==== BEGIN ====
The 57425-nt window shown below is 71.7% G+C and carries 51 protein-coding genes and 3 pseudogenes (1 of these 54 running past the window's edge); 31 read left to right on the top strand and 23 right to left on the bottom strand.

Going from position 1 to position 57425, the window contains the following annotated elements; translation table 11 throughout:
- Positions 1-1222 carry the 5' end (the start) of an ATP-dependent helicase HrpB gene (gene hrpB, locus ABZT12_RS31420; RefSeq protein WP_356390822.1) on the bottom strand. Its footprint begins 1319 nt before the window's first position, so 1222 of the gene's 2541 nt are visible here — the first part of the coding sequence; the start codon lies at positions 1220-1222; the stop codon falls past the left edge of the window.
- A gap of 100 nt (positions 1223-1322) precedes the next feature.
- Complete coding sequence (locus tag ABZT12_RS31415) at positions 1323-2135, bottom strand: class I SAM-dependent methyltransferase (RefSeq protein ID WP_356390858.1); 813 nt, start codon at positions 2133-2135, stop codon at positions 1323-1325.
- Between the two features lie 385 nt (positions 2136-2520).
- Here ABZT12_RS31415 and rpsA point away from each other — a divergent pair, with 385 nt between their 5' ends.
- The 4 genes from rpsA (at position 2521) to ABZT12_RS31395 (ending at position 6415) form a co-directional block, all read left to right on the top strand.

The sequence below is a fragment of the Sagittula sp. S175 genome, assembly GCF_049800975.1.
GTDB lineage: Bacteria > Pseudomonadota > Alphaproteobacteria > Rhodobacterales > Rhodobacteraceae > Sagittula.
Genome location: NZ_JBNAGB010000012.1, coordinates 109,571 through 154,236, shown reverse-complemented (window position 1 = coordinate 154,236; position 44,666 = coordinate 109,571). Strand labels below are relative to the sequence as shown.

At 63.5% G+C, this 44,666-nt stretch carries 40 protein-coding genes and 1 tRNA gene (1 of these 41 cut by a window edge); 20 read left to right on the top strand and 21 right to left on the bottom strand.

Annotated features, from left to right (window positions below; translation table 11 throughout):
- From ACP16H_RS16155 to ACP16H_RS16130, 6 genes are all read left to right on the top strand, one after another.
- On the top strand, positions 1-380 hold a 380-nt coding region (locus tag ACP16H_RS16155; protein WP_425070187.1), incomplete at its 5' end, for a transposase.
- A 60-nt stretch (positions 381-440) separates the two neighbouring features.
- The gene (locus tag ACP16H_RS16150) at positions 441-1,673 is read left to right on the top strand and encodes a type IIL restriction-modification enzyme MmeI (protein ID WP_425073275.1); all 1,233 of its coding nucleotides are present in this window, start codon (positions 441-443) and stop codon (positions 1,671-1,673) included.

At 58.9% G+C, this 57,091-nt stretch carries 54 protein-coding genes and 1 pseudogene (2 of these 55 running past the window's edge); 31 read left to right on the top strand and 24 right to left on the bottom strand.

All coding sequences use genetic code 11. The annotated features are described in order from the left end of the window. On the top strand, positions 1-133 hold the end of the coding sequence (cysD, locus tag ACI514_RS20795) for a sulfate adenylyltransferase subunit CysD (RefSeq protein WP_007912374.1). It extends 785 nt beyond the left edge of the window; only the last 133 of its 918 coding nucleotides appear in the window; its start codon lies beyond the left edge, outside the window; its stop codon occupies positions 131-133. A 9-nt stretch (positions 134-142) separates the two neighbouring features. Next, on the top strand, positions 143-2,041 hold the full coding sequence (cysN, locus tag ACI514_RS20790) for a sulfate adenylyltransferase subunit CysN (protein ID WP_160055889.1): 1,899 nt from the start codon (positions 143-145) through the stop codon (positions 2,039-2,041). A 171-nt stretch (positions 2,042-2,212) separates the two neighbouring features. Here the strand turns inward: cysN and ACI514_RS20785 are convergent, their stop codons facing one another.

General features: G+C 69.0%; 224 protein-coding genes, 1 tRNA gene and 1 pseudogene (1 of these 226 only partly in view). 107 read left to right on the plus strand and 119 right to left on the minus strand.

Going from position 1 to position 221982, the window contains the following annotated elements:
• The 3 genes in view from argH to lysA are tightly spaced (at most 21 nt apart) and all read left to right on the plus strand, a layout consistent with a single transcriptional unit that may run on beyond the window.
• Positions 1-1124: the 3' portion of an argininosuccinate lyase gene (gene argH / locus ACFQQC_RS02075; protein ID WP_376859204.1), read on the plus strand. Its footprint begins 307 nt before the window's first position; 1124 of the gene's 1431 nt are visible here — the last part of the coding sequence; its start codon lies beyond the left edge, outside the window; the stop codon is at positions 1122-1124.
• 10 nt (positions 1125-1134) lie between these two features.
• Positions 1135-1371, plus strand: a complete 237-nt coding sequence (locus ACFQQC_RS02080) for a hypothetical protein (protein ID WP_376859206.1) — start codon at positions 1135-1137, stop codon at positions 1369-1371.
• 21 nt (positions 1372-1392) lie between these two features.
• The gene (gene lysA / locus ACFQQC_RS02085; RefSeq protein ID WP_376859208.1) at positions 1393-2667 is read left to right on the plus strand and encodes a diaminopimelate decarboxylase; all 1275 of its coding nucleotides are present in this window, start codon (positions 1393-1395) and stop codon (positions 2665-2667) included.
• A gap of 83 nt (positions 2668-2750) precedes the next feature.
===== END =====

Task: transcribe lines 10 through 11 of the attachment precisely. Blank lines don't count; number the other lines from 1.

GTDB lineage: Bacteria > Pseudomonadota > Alphaproteobacteria > Rhodobacterales > Rhodobacteraceae > Sagittula.
Genome location: NZ_JBNAGB010000012.1, coordinates 109,571 through 154,236, shown reverse-complemented (window position 1 = coordinate 154,236; position 44,666 = coordinate 109,571). Strand labels below are relative to the sequence as shown.